A common chemical used as a bath salt and in the making of tofu can replace a toxic, expensive chemical in the manufacture of high-tech solar cells, chemists announced today1. Although not all experts agree, the authors of the study say that their surprising discovery could make cadmium-telluride cells — a breed of ultra-thin photovoltaics that have only a 5% share of the world solar market — not only safer to make but also substantially cheaper.
Most commercial photovoltaic modules are based on wafers of ultra-pure silicon; these absorb sunlight, which gives a kick to the material's electrons, allowing them to move around the cell and generate current. Another approach is to build the cell from thin films of materials that absorb light more strongly, and so don't need to be pure and can be deposited quickly. These films are around 1 micrometre thick — barely one-hundredth of the thickness of a silicon wafer — so they use less material than conventional cells and can potentially be made with flexible backings such as plastic or foil, rather than rigid glass.
When they were first proposed, thin-film cells — and in particular those based on cadmium telluride (CdTe) — promised to be cheaper than silicon and only slightly less efficient. But in 2009 the price of silicon modules from China plummeted, driving most thin-film manufacturers (as well as many conventional silicon firms) out of business. Nowadays, “CdTe is running a very tight race with crystalline silicon in terms of cost per watt”, says Jenny Chase, a solar analyst at Bloomberg New Energy Finance in Zurich, Switzerland. “It will need to sell much cheaper to compensate for the lower efficiency,” she adds.
Jon Major briefs Richard Van Noorden on the advantages of his team's invention.
Cut out the cadmium
One of the problems with CdTe, says Jon Major, a physicist at the University of Liverpool, UK, is that the cell must be coated with a solution of cadmium chloride (CdCl2) to boost its efficiency. Among other benefits, chloride ions dissolve into the CdTe layer and set up a semiconductor junction that makes it possible for electrons to flow easily across the device. But the chemical is “horrendous” because its cadmium ions are soluble in water, says Major. “It’s toxic, possibly carcinogenic, causes long-lasting damage to aquatic life — and is very expensive.” Chemists must take costly precautions, including wearing protective suits and filtering dissolved cadmium out of a lab or factory’s waste. (The cadmium in the CdTe layer is not soluble, so the finished modules do not pose a health hazard, says Major.)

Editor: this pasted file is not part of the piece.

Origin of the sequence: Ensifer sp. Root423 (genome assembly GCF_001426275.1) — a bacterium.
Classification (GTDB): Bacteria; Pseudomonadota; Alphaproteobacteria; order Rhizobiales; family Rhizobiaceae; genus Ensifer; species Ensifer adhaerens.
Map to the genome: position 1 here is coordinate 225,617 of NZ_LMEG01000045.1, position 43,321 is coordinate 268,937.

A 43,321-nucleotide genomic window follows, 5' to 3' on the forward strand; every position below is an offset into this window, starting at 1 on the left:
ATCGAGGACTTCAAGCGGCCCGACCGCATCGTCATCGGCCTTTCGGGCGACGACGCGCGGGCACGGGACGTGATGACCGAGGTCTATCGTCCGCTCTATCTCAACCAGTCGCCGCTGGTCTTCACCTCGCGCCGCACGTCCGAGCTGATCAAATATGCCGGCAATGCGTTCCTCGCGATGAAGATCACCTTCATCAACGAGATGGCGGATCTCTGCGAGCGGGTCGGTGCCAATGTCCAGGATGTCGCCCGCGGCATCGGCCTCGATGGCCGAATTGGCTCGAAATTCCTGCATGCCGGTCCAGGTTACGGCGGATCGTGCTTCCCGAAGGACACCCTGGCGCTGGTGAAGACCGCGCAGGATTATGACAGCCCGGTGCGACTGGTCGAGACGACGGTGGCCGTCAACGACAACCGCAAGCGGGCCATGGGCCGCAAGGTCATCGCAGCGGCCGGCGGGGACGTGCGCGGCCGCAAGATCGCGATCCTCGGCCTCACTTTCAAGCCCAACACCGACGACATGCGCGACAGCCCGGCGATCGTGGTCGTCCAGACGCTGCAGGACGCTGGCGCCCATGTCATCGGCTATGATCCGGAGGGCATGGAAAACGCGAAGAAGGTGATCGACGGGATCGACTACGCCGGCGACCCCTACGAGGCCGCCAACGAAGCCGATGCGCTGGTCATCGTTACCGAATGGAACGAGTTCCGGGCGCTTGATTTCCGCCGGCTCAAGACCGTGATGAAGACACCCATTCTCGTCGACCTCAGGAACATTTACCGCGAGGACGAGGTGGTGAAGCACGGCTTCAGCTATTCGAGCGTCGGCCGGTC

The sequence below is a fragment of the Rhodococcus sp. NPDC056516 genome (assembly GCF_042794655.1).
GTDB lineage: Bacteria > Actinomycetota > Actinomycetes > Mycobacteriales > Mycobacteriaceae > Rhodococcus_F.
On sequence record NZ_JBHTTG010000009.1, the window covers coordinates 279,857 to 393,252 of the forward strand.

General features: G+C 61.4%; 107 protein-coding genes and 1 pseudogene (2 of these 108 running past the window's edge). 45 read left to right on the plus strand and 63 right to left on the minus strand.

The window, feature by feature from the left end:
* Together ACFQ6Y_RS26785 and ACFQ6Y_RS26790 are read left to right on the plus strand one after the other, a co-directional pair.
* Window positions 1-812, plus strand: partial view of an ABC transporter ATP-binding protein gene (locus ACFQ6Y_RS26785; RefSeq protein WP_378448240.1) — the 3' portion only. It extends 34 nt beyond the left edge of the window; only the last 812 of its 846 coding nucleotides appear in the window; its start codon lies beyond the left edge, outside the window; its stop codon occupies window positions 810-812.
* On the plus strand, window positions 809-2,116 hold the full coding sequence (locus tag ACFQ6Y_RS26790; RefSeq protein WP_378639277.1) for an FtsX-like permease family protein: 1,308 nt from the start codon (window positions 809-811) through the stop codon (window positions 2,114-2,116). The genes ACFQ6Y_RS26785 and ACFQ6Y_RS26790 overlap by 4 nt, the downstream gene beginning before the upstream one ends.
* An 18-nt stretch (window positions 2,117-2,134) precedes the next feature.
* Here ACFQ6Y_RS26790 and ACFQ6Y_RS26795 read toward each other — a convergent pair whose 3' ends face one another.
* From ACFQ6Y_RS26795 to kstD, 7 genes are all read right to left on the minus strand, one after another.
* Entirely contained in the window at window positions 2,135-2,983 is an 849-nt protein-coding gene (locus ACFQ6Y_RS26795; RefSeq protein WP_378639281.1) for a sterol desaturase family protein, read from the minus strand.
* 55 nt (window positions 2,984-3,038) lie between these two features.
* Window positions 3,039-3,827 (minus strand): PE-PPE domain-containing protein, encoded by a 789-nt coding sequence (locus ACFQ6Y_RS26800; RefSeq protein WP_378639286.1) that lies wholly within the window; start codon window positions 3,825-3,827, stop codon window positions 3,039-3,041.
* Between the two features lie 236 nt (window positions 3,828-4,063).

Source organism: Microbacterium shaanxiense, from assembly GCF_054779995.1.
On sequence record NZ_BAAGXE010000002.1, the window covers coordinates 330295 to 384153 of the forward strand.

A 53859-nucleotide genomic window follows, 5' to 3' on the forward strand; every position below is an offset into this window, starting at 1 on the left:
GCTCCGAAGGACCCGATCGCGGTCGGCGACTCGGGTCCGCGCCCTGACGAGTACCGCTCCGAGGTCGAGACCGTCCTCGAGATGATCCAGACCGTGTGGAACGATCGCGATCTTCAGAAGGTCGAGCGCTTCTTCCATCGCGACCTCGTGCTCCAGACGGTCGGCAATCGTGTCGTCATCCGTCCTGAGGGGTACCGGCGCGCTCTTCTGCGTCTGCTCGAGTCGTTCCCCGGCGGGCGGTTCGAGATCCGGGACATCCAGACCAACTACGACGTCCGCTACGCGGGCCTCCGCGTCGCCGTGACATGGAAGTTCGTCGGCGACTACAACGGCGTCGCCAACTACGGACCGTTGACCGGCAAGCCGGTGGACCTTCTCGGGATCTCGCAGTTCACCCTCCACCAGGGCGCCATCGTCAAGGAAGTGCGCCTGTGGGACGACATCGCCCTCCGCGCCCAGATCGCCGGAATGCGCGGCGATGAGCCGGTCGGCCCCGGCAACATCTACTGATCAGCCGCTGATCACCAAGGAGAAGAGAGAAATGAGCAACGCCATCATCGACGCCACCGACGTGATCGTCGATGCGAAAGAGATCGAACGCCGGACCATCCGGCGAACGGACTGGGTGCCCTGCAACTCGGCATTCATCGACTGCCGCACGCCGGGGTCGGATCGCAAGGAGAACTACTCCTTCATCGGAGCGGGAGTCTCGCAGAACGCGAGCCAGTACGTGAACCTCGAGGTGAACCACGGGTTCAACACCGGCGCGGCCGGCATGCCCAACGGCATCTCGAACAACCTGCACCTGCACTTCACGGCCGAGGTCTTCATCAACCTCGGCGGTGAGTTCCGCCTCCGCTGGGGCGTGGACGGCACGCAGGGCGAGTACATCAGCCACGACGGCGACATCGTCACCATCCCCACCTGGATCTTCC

Major and some colleagues at Liverpool searched through the periodic table to find elements that bond with chlorine to make cheaper, safer powders. They tried several different salts — including table salt, or sodium chloride — but these failed because ions such as sodium fouled up the device’s electronic structure. At last, they hit on magnesium chloride (MgCl2), a commonly found chemical that produced a cell almost as efficient as CdCl2. The researchers think the salt works because magnesium ions have a double positive charge, just like cadmium ions, so they do not disrupt the electron flow.
Courtesy of Jon Major
“We’re getting cells as good as anything we’ve ever made with cadmium chloride,” says Major. “And we can use the salt on an open lab bench, with a cheap spray coater bought online.” MgCl2 is so safe that it is used in cooking (known in Japan as nigari) to coagulate soya milk and make tofu. It is also used as a bath salt and as de-icing grit on wintry roads. It costs around US$1 per kilogram — whereas CdCl2 costs 300 times more.
From lab to factory
Kurt Barth, an engineer at Colorado State University in Fort Collins who founded CdTe firm Abound Solar — which filed for bankruptcy in 2012 — says that CdCl2 was one of the costliest parts of the cell. “We are trying out the MgCl2 in our lab today and if we are successful we will adopt it in all our processes,” he says. But neither Barth nor Major say that they can quantify expected savings.
The biggest firm in the business, First Solar in Tempe, Arizona, is less impressed. Environmental, health and safety controls are expensive, but “the CdCl2 treatment step is not a major cost driver in our manufacturing process”, said the company’s chief technology officer, Raffi Garabedian, in a brief statement.
Michael Bauer, chief technology officer at Calyxo, a CdTe firm in Bitterfeld-Wolfen, Germany, was similarly sceptical. “The impact on the costs side will be limited,” he says.
The Liverpool team does not want to set up its own company, but has tried to file a patent for the discovery — only to find that First Solar had, last May, filed an application for a separate patent that happened to mention MgCl2. “They listed every chloride they could think of in the patent,” says Major, who adds that his discovery is news to First Solar, so the company could not have known about it when it filed the patent. (First Solar says it does not comment on intellectual-property issues). Major hopes that the company will take up his team's finding anyway. “It would mean our small-scale lab work can actually have an impact on an industrial scale — and that’s why we do science,” he says.
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